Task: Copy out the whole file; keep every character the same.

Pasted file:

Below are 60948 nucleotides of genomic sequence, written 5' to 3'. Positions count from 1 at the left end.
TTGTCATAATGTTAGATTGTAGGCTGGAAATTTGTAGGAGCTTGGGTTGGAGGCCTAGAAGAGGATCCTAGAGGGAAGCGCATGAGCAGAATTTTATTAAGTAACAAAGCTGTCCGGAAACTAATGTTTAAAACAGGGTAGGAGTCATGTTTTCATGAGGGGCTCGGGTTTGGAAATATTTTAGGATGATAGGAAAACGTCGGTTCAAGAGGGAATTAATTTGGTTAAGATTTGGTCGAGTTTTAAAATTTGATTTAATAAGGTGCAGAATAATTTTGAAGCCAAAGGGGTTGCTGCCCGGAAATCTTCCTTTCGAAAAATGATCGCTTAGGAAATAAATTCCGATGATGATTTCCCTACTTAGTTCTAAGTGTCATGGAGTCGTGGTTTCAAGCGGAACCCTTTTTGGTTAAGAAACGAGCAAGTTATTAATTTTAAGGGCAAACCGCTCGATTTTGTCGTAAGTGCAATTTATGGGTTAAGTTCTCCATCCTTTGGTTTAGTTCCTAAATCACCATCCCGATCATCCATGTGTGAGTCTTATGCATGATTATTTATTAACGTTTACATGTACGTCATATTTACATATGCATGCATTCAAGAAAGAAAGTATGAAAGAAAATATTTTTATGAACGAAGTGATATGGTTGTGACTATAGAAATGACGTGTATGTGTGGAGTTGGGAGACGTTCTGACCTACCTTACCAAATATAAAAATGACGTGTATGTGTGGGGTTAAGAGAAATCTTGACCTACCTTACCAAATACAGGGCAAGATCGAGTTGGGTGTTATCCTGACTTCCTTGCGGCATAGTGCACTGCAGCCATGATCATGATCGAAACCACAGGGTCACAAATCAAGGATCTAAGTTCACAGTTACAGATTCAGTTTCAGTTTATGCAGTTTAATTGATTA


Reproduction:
Below are 60948 nucleotides of genomic sequence, written 5' to 3'. Positions count from 1 at the left end.
TTGTCATAATGTTAGATTGTAGGCTGGAAATTTGTAGGAGCTTGGGTTGGAGGCCTAGAAGAGGATCCTAGAGGGAAGCGCATGAGCAGAATTTTATTAAGTAACAAAGCTGTCCGGAAACTAATGTTTAAAACAGGGTAGGAGTCATGTTTTCATGAGGGGCTCGGGTTTGGAAATATTTTAGGATGATAGGAAAACGTCGGTTCAAGAGGGAATTAATTTGGTTAAGATTTGGTCGAGTTTTAAAATTTGATTTAATAAGGTGCAGAATAATTTTGAAGCCAAAGGGGTTGCTGCCCGGAAATCTTCCTTTCGAAAAATGATCGCTTAGGAAATAAATTCCGATGATGATTTCCCTACTTAGTTCTAAGTGTCATGGAGTCGTGGTTTCAAGCGGAACCCTTTTTGGTTAAGAAACGAGCAAGTTATTAATTTTAAGGGCAAACCGCTCGATTTTGTCGTAAGTGCAATTTATGGGTTAAGTTCTCCATCCTTTGGTTTAGTTCCTAAATCACCATCCCGATCATCCATGTGTGAGTCTTATGCATGATTATTTATTAACGTTTACATGTACGTCATATTTACATATGCATGCATTCAAGAAAGAAAGTATGAAAGAAAATATTTTTATGAACGAAGTGATATGGTTGTGACTATAGAAATGACGTGTATGTGTGGAGTTGGGAGACGTTCTGACCTACCTTACCAAATATAAAAATGACGTGTATGTGTGGGGTTAAGAGAAATCTTGACCTACCTTACCAAATACAGGGCAAGATCGAGTTGGGTGTTATCCTGACTTCCTTGCGGCATAGTGCACTGCAGCCATGATCATGATCGAAACCACAGGGTCACAAATCAAGGATCTAAGTTCACAGTTACAGATTCAGTTTCAGTTTATGCAGTTTAATTGATTA